Fight Like a Man

I have a men’s devotional booklet at work that my friend and riding buddy, Paul, gave me. I’ve used it a few times when I’ve a free minute or two, which is rare these days. I was looking at its cover, and, as you can see, it has a boxer on the cover with the words, “Come Out Fighting.”

Those words appeal to men. We want to fight. We want to fight for what’s right. We want to fight for our honor. We want to fight for our families. Our heroes (which aren’t only men) want to fight for our country, for our freedom, for our way of life. We want to fight.

But I think that title may give the wrong impression. I think that for 95% of the “Christian Soldiers”, fighting means praying harder, trying harder, having more faith, or serving in as many ways as possible. While prayer and service are wonderful things, showing us the heart of God, many times we do them in our own strength. We engage in spiritual warfare with naivety, praying louder and louder, thinking that we can shout down our enemy, Satan. We serve others at a frantic pace, hoping that by doing more, we become more acceptable to God.

I say, “WE”, because I include myself. I’ve been guilty of this most of my Christian life. But I’m discovering that, first and foremost, I’m acceptable by God just as I am right now. I don’t need to do anything else. In fact, as I’ve said before, there’s nothing I can do to make me more acceptable or less acceptable to God. He loves me and accepts me RIGHT NOW, with all my flaws, with all my mistakes, and with all my weaknesses. (Romans 8:38-39)

In fact, that’s where the Jesus-follower fights from: a position of weakness. It is from a posture of weakness that God can truly show His strength. It is through weakness that His power is made perfect (2Corinthians 12:9-10). We can come humbly and boldly to the throne of grace and find mercy and grace in our time of need. (Hebrews 4:16). And in doing so, we can have a confidence that in our weakness, we can “fight the good fight” that the apostle Paul talks about (1Timothy 6:12, 2Timothy 4:7)

It’s counter-intuitive, but as Jesus-followers, that is where the fight is won: a position of weakness.

2 Corinthians 12:10 NIV:
That is why, for Christ’s sake, I delight in weaknesses, in insults, in hardships, in persecutions, in difficulties. For when I am weak, then I am strong.

A Clever Deception

I don’t want to review movies, but Sharon and watched the movie “Noah” Friday night and it’s taken a couple of days to compose my thoughts on the movie. It bothered me.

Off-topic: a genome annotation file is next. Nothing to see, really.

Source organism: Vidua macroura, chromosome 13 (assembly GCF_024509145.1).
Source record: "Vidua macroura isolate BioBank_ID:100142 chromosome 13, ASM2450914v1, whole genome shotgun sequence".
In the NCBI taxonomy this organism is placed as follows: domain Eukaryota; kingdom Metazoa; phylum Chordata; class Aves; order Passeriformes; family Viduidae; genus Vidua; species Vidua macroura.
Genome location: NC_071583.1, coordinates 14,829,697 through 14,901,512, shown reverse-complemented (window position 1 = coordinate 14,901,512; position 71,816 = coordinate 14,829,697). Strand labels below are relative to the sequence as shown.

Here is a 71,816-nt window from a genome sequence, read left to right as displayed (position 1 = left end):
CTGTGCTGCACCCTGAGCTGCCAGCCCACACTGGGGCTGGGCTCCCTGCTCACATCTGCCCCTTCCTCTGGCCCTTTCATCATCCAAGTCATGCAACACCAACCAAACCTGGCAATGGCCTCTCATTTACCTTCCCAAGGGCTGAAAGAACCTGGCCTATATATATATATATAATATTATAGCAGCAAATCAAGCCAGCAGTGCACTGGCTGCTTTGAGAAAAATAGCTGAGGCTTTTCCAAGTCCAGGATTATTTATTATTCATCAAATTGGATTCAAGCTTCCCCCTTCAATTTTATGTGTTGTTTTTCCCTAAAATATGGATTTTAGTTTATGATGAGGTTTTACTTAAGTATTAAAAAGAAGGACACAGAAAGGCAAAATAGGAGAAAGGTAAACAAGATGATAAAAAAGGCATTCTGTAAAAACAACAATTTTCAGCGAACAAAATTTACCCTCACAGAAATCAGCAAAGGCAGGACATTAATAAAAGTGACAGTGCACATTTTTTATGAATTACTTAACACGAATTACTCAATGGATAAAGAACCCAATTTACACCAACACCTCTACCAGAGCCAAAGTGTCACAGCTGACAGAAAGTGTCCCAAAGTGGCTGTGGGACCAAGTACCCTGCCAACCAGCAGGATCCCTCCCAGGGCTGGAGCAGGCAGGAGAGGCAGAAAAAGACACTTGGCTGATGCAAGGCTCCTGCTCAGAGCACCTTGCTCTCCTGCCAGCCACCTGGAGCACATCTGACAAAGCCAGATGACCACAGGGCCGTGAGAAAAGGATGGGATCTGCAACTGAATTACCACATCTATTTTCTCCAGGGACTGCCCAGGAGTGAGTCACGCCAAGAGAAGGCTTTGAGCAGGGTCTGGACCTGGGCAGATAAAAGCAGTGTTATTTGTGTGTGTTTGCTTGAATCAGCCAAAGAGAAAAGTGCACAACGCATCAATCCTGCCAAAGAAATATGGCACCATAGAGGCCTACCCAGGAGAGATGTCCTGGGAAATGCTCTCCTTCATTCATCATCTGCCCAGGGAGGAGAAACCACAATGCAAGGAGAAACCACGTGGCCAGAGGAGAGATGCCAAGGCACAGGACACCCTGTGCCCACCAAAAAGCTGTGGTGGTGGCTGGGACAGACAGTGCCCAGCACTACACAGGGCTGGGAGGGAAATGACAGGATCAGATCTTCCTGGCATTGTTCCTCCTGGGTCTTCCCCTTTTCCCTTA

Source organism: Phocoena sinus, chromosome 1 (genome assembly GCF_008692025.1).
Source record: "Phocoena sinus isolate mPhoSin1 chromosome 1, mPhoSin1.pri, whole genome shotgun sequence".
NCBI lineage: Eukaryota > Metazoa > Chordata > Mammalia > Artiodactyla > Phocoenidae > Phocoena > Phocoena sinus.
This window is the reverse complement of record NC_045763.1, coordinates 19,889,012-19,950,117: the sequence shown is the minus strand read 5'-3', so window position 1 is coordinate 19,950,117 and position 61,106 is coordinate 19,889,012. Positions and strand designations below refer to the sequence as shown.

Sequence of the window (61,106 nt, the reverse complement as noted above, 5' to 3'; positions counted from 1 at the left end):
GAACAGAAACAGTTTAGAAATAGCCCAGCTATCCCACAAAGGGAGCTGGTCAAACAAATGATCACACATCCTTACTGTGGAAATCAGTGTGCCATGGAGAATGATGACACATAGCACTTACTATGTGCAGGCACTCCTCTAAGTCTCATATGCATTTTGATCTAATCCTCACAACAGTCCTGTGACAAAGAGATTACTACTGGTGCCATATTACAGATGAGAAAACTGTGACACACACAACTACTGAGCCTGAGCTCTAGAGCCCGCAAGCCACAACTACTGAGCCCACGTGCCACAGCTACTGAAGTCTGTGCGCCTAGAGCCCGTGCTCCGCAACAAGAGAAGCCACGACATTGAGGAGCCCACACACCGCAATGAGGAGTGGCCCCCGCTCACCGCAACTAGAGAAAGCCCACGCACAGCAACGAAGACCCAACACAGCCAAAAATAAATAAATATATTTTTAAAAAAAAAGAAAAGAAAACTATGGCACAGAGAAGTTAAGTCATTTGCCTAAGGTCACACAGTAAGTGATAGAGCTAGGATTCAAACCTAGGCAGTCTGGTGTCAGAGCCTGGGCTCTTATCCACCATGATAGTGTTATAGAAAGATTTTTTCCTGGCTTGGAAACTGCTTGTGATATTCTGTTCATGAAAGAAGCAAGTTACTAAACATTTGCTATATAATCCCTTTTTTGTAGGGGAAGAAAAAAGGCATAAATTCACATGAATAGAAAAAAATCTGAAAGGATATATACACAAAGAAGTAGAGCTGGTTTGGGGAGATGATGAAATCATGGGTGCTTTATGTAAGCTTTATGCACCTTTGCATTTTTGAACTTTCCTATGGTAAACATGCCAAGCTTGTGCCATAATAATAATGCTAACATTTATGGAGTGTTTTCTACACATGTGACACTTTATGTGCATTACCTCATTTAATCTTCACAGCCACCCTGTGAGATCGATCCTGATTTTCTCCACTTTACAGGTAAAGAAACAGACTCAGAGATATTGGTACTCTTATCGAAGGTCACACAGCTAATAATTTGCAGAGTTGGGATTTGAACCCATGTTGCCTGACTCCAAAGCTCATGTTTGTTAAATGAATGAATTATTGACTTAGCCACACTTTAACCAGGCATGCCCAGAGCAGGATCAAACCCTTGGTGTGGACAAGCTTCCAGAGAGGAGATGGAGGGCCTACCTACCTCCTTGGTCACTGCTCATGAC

My emotion leaving the movie was filled with dismay and anger. I’m not bothered by the movie not being biblically sound. That seemed to bother many, but it didn’t really bother me, in a way.

What bothered me most was a clever, subtle reversal. It’s a reversal the enemy, Satan, delights in. It’s one he is very good at. It is something similar to his original deception.

What became astoundingly clear by the end of the movie was the depiction of good as evil and evil as good. It seemed (to me) that the following was portrayed:

1) The fallen angels were depicted as once betrayed by humans (ha!) and in the end, helpers of Noah. They were the good guys, even shown as heroic.

[As opposed to Isaiah 14:12-15; Revelation 12:7-9; John 8:44]

2) Noah was depicted as evil, hell-bent on destroying – literally – his family in order to be obedient to God.

[As opposed to: “This is the account of Noah and his family. Noah was a righteous man, blameless among the people of his time, and he walked faithfully with God.” (Genesis 6:9 NIV)]

3) God was depicted as a vengeful, hateful Creator, bent on destroying the ENTIRE human race, including Noah and his family. He was depicted as a God who would kill babies, and only Noah’s supposed disobedience saved his family, and, of course, the human race.

[As opposed to Genesis 6:17-20; Romans 5:8; John 3:16; 1 John 4:8-10]

4) Humans were portrayed as solely to blame for the Fall, the original sin of Adam and Eve, and there was no blame cast on Satan, and later, his minions. Some watching the movie may have thought that even the Creator was to blame.

[As opposed to Genesis 3:14; James 1:13-15]

5) Humanity was only saved by the will and disobedience of a man.

[As opposed to the fact that humanity is saved only by God’s redeeming Son. See Romans 5:16-19; Hebrews 5:8-9; Romans 5:6-9]

Good was evil. Evil was good. The classic deception of the father of lies.

However, truth brings freedom, and the truth will always be that as Christ-followers, we are children of God, by the love the Father has lavished on us (1 John 3:1). We have the Spirit of Jesus living inside us (John 7:39-39), and we live in the unshakeable Kingdom of God. (Hebrews 12:28; Matthew 16:18; Revelation 20:7-10)

Always victorious!